In the Group License Menu, tap on the ACTIVATE SHARING button. This will generate an indiviual invitation code just for you. Send this code to your participants by mail or messenger, so they can unlock the full version of Escape the BOOM! At On-Site Workshops, we also like to generate a QR Code from the unlock code and put it up in the session room. Every time someone (who does not already own the game) uses your code, one license will be deducted from your contingent. You can check the current contingent by tapping the UPDATE LICENSES button.

Keep in mind that anyone with your code can unlock the full version from your contingent, as long as you keep sharing it. To avoid any potential misuse, stop sharing the code as soon as everyone in your group has successfully unlocked their game. You can check if sharing is activated in the Sharing Screen and also in the Home Screen.


It’s totally ok with us if you play Escape the BOOM! just for fun. 😎
If you are in a team environment though, there are a lot of aspects that you can reflect on, such as:

  • Did you feel stressed? How did that pressure affect your ability to figure out the correct answers? How did you deal with mistakes?
  • What were the most important improvements that you came up with? Did you actually apply the improvements that you had agreed to? How can these improvements be applied to our collaboration as a project team?
  • Have there been any communication or behavior patterns in your collaboration that you recognize from your daily teamwork? What effect did that have on your collaboration? This is a particularly interesting question if individual team members tend to be dominant or mavericks.
  • Did you develop a special vocabulary that made your communication much more efficient, but would be hard for an outsider to get into?
  • Have there been moments where you took something for granted and were really convinced about this, and then were surprised that the bomb blew up?
    (This is a great starting point for a further discussion on unconscious bias)


  • If you have different team roles in your workshop, such as a Product Owner and Development Team, this is also a great opportunity to give the bomb exclusively to the Product Owner in the beginning, and let the team reflect on their group patterns.
  • Play in groups and exchange single team members after a few rounds, or add novice members to an experienced team. Reflect on how they struggle to blend in and adopt the vocabulary that was already established, and how that reflects on your onboarding process.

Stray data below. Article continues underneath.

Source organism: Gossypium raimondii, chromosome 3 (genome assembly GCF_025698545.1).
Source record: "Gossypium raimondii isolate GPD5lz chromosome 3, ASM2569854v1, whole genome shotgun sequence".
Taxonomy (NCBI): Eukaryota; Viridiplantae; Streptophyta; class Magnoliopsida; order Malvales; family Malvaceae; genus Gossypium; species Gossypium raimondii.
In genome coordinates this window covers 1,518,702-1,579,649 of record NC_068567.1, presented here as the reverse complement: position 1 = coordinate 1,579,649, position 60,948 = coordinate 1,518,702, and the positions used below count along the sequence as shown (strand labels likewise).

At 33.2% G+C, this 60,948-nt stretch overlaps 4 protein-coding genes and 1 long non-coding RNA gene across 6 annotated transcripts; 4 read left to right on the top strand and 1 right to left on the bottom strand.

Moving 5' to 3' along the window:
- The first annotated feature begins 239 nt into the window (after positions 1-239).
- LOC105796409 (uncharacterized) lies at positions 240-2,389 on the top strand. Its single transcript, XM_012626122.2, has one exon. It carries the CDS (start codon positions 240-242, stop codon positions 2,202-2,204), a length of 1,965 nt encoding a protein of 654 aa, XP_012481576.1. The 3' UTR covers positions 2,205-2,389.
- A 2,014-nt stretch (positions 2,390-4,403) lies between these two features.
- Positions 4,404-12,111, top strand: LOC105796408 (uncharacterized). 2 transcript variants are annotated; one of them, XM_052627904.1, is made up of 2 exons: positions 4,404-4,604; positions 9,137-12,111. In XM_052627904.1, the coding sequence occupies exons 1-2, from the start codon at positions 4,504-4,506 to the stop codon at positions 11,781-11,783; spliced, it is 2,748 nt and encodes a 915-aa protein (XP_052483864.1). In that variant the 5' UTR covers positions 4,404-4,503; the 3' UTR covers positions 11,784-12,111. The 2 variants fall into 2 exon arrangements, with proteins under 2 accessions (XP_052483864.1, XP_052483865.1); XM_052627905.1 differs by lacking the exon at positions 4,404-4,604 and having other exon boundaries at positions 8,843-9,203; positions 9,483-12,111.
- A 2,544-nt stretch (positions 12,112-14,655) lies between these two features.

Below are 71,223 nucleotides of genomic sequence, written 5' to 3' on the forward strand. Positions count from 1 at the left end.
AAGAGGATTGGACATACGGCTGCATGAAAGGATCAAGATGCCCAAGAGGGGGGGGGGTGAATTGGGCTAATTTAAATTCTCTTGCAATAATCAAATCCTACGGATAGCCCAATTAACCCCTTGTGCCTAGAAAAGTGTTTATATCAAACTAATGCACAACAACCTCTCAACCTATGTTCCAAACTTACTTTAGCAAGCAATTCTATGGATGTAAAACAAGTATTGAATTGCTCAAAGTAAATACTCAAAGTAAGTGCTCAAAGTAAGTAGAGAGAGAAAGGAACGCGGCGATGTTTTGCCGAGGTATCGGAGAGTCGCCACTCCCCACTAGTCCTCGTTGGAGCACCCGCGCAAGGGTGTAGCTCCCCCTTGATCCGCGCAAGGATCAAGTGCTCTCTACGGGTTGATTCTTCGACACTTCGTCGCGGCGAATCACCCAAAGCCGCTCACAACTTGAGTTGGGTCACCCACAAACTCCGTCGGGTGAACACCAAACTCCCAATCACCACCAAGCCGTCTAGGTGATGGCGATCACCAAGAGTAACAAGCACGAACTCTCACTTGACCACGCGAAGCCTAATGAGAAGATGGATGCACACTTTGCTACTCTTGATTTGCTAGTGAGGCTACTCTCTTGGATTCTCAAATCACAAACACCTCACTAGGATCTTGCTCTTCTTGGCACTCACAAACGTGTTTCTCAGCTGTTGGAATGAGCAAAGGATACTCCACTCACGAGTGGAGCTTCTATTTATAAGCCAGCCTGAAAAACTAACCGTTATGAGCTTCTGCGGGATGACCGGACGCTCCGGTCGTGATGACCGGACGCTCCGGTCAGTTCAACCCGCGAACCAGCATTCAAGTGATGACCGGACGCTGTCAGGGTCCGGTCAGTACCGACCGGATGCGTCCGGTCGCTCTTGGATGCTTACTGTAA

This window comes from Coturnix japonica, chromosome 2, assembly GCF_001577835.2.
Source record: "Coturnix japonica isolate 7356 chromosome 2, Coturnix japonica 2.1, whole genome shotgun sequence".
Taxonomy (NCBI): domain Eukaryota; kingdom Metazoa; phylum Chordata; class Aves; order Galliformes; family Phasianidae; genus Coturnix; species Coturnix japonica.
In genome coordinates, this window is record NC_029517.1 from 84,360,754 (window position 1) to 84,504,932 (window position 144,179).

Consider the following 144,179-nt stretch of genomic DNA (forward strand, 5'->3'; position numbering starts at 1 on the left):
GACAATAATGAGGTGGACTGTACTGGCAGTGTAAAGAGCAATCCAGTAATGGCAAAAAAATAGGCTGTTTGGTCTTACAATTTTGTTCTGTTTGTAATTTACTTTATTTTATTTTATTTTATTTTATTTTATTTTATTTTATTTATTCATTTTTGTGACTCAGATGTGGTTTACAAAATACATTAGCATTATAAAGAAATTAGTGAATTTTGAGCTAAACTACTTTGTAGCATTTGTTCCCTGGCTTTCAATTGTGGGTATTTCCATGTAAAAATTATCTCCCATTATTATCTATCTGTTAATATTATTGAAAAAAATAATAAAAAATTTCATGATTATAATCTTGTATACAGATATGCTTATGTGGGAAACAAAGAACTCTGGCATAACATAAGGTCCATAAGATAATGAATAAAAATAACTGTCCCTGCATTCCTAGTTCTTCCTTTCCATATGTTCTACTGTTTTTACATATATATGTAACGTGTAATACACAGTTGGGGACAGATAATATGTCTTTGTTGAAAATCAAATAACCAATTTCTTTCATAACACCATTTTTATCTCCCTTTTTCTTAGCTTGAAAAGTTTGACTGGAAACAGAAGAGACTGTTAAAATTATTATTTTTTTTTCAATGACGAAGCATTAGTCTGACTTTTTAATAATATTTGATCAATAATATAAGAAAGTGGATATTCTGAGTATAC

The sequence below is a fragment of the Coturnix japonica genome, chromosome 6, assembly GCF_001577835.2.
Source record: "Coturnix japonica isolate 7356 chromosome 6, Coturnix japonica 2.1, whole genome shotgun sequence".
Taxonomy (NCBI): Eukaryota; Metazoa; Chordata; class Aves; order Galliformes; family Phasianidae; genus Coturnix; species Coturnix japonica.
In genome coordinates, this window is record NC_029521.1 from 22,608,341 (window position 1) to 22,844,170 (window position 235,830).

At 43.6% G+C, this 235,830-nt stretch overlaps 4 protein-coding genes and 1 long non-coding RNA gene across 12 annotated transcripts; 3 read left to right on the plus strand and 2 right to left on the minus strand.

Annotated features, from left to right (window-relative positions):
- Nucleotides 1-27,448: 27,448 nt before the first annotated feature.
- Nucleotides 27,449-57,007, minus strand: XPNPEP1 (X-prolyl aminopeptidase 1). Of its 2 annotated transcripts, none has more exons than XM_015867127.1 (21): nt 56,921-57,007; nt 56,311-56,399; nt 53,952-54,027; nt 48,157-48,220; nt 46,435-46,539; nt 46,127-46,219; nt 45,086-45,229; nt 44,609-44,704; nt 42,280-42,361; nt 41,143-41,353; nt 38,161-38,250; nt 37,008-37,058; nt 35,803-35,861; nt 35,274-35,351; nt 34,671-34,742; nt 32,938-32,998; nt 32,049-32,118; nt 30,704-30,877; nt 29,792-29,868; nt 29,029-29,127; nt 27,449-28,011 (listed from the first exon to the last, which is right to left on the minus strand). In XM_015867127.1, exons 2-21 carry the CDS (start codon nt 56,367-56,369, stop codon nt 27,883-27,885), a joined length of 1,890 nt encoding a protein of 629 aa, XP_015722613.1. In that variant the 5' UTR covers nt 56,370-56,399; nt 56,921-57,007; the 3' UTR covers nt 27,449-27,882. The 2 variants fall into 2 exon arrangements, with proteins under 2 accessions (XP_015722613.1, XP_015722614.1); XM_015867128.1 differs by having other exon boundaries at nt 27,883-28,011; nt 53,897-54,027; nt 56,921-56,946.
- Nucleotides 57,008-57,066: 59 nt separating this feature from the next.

• In teams that highly depend on the expertise of individual team members (the infamous Bus Factor), we sometimes like to remove pages from all manuals except of one to simulate and discuss single sources.
  • Because Escape the BOOM! is translated into more than a dozen languages, it offers a lot of reflection oportunities in intercultural settings. Which manual will we use? Everyone using the English one, or their native language version? Which challenges does either approach reveal? What gets lost in translation? Which metaphors are we using in different cultures? It’s much easier to discuss those sometimes tricky questions around a game than on serious work subjects, but they can lead to analogies to intercultural team collaboration.
  • In a remote setting, play the first rounds without cameras (remember – we’re in the 1970s…), and then activate the cameras after 15 minutes. Observe how collaboration improves as the bandwidth of the communication channel increases. This works on-site as well if you use physical blockers.
  • Play in two groups with different management styles – one that has an overambitious manager making sure everybody works all the time at maximum velocity and another one that does a Retrospective after each explosion. Experience how the manager-led team will be faster in the beginning, but will be overtaken by the continuously improving group after just a few rounds. This can provide a good starting point for a discussion on self-organisation and the value of Retrospectives.
  • Take it to the fresh air, like these folks at #Play14 in Iasi, Romania did.


If you prefer to hire an experienced facilitator for your team event or workshop, just contact us. We have facilitated a multitude of events already, both on-site and remote, and we can take care of the manuals and the licensing aspects as well. On top of that, we can offer a lot of behind-the-scenes information for those interested in the creation of Escape the BOOM!

If the workshop will happen in a non-english language – no problem. We are happy to have a network of enthusiastic native-speaking facilitators all over the world. Just send us a note, and we will get back to you and find the best match for you.